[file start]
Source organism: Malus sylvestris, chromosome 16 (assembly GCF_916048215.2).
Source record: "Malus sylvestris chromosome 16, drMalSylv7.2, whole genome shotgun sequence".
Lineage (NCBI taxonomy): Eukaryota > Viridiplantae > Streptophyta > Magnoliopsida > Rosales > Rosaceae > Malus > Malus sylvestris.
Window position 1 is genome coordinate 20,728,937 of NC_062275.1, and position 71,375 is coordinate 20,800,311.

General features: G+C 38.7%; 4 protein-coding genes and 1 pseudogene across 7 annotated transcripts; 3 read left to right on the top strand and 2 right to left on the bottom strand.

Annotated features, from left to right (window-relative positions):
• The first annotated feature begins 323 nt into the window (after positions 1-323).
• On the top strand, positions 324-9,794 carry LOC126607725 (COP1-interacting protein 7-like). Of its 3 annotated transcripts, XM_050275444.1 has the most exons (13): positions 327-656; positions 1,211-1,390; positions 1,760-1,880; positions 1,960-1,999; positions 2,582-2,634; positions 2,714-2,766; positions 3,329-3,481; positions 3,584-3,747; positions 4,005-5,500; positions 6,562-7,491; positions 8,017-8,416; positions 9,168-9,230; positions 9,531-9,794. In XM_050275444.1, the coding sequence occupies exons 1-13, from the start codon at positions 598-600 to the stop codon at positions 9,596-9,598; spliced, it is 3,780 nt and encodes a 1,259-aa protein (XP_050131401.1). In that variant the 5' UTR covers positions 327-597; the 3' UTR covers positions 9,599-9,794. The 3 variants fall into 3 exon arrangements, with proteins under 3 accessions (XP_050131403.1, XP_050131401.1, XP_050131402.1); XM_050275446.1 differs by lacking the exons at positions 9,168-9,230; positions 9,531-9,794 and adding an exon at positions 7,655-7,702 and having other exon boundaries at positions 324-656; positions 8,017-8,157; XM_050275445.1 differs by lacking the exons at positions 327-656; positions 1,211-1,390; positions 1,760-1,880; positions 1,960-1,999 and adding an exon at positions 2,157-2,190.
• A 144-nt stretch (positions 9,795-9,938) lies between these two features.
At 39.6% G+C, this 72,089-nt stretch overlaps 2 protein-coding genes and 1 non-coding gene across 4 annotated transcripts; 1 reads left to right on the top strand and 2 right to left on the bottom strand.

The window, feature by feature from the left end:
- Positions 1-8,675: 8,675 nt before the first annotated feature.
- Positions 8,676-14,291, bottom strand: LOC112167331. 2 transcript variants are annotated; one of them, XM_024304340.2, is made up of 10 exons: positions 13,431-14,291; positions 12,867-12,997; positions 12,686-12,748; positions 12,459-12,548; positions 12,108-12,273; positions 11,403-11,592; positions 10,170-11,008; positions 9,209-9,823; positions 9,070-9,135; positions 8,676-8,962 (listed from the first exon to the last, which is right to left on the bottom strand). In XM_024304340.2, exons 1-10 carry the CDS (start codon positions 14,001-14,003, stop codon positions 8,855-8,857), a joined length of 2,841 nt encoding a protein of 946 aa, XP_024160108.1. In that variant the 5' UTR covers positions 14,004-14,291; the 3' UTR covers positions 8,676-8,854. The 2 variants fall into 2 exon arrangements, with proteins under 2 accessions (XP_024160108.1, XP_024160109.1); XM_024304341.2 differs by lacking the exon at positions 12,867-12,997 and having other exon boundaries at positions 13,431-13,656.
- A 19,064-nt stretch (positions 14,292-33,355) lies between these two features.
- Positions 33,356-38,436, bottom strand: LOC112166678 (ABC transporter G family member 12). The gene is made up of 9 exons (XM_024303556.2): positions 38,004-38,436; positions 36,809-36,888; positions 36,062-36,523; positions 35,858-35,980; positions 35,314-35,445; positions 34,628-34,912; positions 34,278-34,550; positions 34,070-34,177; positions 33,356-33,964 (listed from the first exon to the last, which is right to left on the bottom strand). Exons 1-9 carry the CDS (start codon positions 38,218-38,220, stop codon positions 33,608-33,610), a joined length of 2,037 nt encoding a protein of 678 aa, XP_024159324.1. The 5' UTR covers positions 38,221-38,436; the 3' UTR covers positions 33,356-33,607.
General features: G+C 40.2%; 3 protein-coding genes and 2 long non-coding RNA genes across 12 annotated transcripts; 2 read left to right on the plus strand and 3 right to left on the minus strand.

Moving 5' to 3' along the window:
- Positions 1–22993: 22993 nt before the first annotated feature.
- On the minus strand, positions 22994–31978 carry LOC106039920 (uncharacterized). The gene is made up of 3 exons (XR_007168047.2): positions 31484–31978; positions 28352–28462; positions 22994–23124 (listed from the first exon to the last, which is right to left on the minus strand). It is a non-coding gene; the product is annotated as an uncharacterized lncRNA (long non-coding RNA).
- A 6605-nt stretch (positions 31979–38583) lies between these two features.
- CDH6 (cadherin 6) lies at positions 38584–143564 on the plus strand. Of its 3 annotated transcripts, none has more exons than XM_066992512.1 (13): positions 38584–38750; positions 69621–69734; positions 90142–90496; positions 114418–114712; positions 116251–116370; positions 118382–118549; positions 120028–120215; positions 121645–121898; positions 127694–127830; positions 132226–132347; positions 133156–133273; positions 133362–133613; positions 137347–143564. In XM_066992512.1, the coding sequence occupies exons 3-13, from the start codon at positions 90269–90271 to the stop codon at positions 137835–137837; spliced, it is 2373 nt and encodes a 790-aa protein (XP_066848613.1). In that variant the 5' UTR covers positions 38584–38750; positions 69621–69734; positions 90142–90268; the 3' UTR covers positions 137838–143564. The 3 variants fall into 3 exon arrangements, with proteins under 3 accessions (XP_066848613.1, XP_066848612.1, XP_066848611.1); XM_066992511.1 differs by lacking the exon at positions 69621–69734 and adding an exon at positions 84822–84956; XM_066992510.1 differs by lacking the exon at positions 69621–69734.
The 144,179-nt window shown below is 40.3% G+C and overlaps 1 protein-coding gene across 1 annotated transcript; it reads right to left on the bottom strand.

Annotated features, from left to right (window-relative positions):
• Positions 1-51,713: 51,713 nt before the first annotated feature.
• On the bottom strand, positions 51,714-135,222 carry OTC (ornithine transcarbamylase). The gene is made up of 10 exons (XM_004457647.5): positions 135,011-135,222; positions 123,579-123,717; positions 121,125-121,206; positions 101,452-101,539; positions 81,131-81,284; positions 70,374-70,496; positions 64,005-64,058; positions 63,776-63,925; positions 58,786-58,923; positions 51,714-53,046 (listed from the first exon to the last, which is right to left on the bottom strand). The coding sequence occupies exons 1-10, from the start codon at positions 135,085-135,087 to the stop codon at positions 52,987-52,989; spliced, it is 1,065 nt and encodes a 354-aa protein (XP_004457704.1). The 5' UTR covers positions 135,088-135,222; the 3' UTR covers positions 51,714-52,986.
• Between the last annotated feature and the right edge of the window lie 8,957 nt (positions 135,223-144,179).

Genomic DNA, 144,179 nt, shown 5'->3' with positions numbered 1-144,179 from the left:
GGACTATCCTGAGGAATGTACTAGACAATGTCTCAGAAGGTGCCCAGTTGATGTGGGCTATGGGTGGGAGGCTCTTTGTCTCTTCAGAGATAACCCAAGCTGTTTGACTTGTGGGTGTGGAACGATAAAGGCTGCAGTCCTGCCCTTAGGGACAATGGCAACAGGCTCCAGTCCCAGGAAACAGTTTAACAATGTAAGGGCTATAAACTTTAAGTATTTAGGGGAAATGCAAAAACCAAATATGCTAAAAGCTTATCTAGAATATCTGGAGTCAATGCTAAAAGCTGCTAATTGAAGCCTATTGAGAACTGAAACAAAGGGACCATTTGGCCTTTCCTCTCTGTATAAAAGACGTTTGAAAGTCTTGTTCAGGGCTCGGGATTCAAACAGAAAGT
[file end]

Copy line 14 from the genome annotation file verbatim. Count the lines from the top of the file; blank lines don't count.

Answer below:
- A 19,064-nt stretch (positions 14,292-33,355) lies between these two features.